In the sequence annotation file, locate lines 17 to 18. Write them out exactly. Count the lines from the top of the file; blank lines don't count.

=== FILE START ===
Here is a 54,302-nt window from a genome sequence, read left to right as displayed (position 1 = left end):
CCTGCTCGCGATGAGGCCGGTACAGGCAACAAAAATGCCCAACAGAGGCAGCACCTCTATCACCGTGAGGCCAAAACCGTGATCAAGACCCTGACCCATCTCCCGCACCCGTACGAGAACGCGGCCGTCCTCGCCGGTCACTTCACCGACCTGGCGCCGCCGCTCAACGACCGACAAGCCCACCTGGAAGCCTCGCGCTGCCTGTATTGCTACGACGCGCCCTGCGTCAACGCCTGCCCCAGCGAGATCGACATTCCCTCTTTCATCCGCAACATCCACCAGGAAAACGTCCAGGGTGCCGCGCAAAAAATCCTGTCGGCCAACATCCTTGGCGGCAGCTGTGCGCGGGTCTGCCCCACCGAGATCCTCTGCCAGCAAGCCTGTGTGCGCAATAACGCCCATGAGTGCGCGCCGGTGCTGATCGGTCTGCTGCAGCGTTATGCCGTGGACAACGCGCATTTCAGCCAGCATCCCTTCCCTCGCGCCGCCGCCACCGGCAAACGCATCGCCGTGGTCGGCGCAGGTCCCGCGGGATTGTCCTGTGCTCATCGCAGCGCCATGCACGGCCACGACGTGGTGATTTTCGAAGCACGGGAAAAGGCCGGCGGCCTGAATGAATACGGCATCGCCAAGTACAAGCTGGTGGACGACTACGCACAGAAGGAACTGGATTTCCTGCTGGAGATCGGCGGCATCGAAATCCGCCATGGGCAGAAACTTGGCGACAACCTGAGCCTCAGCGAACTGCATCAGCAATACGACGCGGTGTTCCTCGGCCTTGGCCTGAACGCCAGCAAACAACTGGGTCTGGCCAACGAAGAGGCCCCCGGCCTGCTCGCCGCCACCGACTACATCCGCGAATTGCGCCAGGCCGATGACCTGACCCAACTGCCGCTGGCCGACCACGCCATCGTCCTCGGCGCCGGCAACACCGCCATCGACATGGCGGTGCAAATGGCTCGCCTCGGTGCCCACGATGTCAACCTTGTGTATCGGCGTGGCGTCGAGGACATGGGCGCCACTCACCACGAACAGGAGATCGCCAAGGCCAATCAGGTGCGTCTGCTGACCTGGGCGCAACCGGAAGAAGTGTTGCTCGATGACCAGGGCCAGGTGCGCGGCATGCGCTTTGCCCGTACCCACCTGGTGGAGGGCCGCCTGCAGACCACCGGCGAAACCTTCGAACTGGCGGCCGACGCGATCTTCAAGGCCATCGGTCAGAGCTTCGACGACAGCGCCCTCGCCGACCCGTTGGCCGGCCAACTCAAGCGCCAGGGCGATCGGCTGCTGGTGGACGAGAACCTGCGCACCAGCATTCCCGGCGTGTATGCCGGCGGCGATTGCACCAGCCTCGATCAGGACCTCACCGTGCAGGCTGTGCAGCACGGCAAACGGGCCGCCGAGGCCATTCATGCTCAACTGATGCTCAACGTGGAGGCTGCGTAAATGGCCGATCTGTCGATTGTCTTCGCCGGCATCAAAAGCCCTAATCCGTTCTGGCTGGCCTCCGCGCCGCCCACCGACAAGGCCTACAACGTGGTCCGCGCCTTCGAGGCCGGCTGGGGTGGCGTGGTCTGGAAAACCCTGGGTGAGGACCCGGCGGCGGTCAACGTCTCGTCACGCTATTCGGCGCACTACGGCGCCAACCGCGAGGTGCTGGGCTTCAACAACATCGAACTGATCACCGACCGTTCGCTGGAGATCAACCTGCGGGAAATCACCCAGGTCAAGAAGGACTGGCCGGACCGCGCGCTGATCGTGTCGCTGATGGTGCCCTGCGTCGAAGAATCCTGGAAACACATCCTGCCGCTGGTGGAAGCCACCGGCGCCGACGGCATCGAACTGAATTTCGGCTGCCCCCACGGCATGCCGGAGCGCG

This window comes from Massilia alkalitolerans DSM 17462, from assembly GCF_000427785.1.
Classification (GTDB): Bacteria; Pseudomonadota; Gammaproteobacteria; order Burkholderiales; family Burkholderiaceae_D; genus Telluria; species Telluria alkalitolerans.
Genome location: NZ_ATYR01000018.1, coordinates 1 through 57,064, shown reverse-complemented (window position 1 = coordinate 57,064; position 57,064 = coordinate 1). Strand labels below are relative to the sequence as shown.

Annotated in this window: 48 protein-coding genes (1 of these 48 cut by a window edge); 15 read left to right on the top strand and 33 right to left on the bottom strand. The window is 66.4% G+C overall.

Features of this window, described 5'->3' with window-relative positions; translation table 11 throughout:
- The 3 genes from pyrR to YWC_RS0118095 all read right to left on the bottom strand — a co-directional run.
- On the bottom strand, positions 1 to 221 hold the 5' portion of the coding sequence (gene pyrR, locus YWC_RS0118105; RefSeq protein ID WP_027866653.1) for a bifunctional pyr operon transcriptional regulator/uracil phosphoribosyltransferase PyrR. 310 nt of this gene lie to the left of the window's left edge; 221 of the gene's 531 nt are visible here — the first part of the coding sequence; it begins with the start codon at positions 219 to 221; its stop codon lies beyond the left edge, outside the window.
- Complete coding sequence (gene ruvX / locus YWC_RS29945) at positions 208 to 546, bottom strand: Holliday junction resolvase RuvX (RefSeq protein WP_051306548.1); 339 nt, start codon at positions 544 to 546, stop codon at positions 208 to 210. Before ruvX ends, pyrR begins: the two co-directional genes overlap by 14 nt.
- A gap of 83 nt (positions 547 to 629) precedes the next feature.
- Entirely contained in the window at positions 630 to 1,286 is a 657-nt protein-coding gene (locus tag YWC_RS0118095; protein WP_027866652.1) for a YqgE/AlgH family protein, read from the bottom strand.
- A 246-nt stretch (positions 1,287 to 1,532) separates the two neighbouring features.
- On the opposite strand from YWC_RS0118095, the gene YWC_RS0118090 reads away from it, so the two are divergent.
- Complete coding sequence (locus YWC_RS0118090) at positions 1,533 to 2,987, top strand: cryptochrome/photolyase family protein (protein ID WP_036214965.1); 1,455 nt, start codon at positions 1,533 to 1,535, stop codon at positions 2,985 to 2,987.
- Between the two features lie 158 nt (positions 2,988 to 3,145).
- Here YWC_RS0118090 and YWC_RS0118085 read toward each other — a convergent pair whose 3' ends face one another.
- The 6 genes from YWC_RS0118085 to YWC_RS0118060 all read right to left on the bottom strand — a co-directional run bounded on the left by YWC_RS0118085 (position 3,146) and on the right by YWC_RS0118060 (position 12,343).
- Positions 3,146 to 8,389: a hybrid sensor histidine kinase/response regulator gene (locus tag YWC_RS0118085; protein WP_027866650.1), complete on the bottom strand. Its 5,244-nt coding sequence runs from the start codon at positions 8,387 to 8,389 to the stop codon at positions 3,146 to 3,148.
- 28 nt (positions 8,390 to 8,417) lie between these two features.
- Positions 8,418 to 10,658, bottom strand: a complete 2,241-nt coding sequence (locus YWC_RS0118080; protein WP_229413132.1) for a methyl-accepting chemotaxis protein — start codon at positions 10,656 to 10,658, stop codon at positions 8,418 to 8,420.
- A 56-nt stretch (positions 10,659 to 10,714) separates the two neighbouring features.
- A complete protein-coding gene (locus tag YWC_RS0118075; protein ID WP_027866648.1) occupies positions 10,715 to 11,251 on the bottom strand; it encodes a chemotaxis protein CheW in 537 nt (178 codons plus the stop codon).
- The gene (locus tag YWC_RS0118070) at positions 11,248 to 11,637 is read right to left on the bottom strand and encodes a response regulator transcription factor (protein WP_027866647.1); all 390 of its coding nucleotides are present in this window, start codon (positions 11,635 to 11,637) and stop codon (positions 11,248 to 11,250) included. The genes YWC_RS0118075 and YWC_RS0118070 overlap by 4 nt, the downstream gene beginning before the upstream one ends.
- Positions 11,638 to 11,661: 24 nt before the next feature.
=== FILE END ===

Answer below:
- Here YWC_RS0118090 and YWC_RS0118085 read toward each other — a convergent pair whose 3' ends face one another.
- The 6 genes from YWC_RS0118085 to YWC_RS0118060 all read right to left on the bottom strand — a co-directional run bounded on the left by YWC_RS0118085 (position 3,146) and on the right by YWC_RS0118060 (position 12,343).